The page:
Skip to content

SAFE COMMUNITIES NEWS

Dane County Approves $750,000 Emergency Initiative to Address Opiate & Fentanyl Epidemics

From the Office of Joe Parisi, Dane County Executive, November 18, 2022

The Harm Reduction and Prevention Act, a roughly $750,000 initiative to address opiate and fentanyl related emergencies, will soon infuse much needed supports into the Dane County community, County Executive Parisi announced today. A resolution to fund the legislative package, which includes school prevention and harm reduction curriculum, was approved at last night’s Dane County Board meeting.

“In Dane County, more residents are dying of drug poisoning than ever before. Just one pill laced with fentanyl or another synthetic opiate can take the life of a friend or loved one,” said Dane County Executive Joe Parisi. “Our community must act. The Harm Reduction and Prevention Act builds upon our partnerships and invests hundreds of thousands of dollars into the community to distribute fentanyl testing strips, along with Narcan kits, and increase awareness about these deadly epidemics.”

Deaths involving opiates and fentanyl have steadily increased in Dane County since 2016. In 2021, 149 people in Dane County passed away due to opiate related overdoses—reflecting 86% of all overdose deaths in the county. Opiate related deaths have increased more than 30% in the past five years. Meanwhile, overdose deaths involving fentanyl are up close to 70% in that same timeframe. Fentanyl was determined to be a contributing factor in over three quarters of the county’s overdose deaths in 2021.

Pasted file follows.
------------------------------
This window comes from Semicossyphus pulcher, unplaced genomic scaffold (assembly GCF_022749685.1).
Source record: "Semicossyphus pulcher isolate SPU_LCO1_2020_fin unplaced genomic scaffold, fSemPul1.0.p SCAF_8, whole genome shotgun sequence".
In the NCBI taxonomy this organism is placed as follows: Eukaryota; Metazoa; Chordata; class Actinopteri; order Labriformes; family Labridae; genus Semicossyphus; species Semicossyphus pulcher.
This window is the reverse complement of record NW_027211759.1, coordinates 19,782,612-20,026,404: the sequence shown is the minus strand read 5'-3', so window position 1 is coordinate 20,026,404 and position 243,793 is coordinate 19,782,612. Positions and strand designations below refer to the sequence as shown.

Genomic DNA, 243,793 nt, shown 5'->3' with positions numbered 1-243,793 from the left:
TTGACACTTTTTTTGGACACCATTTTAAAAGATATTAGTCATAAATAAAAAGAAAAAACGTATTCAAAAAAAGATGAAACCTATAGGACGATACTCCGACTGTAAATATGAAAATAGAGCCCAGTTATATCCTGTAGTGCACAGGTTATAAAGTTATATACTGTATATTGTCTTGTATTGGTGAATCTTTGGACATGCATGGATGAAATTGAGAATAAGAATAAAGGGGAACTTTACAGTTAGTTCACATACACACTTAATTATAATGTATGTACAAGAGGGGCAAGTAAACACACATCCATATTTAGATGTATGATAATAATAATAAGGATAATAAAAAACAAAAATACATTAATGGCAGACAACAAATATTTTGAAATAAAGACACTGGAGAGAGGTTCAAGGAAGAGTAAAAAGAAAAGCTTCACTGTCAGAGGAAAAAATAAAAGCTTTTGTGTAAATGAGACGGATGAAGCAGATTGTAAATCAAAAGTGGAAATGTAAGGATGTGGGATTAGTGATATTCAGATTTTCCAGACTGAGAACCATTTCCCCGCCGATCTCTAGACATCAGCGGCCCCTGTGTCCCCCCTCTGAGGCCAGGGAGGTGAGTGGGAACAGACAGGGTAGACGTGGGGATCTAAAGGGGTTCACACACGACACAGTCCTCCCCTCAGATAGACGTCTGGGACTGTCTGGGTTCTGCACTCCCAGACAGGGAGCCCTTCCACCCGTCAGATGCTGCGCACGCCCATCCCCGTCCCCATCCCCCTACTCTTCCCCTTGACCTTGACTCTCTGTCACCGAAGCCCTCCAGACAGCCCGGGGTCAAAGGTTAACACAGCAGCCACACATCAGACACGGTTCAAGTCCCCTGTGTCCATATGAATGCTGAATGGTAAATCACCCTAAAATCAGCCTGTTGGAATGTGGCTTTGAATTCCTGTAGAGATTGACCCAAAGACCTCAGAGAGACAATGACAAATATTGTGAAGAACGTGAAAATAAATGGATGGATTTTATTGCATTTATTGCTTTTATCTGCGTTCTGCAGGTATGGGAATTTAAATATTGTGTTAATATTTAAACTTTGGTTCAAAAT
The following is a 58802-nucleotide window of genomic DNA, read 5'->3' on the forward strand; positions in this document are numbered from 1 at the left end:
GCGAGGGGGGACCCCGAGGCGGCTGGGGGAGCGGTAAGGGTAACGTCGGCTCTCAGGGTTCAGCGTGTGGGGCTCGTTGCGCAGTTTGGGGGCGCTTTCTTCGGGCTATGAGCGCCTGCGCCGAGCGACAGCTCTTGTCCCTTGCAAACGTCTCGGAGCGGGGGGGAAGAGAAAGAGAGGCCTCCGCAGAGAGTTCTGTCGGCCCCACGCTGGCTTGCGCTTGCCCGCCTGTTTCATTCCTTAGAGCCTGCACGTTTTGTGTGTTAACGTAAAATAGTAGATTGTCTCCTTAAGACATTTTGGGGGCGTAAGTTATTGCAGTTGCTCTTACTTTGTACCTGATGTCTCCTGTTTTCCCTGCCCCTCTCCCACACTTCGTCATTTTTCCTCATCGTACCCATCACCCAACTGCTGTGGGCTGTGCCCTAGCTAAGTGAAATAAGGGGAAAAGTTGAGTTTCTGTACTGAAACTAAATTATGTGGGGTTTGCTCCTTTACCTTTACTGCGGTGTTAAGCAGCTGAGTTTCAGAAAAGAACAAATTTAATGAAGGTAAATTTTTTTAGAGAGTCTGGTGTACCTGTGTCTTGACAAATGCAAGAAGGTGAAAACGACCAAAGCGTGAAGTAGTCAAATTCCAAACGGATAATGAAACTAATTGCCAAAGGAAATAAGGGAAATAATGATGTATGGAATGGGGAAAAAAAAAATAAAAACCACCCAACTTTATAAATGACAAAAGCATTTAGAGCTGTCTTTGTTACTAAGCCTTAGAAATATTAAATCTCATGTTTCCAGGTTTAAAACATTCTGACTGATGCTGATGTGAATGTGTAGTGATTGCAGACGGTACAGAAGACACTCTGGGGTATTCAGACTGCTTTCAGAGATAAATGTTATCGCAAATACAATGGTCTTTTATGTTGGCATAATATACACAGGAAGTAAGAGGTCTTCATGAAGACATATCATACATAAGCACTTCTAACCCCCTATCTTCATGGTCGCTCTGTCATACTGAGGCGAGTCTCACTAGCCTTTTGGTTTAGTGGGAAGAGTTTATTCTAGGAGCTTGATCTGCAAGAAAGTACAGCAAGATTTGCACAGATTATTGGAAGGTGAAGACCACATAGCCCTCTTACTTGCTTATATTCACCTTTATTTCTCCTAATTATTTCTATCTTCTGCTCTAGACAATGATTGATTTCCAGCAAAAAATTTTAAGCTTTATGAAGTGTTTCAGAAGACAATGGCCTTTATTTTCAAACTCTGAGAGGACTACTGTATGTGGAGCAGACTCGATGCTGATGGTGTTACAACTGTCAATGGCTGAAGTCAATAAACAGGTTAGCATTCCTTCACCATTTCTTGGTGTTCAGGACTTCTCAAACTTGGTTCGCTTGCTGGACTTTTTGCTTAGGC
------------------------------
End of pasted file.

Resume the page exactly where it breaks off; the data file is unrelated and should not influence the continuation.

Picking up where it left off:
In recognition of the continued scourge of opiates and fentanyl in the Dane County community and the harm they continue to cause families, this initiative will:

  • In partnership with Safe Communities and Dane County school districts, pilot developmentally appropriate prevention and harm reduction curriculum through Life Skills and Safety First programing to better serve elementary though high school students. Using an evidence-based approach, Safe Communities will partner with local schools on debuting the new education courses, which focus on building resiliency, identifying risk, being safe, etc. and include interactive modules for older students.
  • Increase awareness and community education about the dangers of fentanyl and opiates.
  • Partner with community organizations to provide widespread distribution of Narcan and fentanyl test strips.
  • Create a dedicated prevention specialist position within the Dane County Department of Emergency Management to oversee the development of a Narcan “leave behind” program where EMS agencies can leave Narcan rescue kits at the scenes of overdoses.
  • In partnership with Safe Communities, embed Dane County Recovery Coaches within local hospitals and potentially the Dane County 911 Center to reduce the time between when an overdose occurs and when an individual first makes contact with a professional who can help them begin the path of addiction treatment/recovery.
  • Create a prevention coordinator at the OutReach LGBTQ+ Community Center to serve as a direct liaison to a number of communities, providing more awareness and prevention services to populations disproportionately impacted by overdoses/fentanyl poisoning.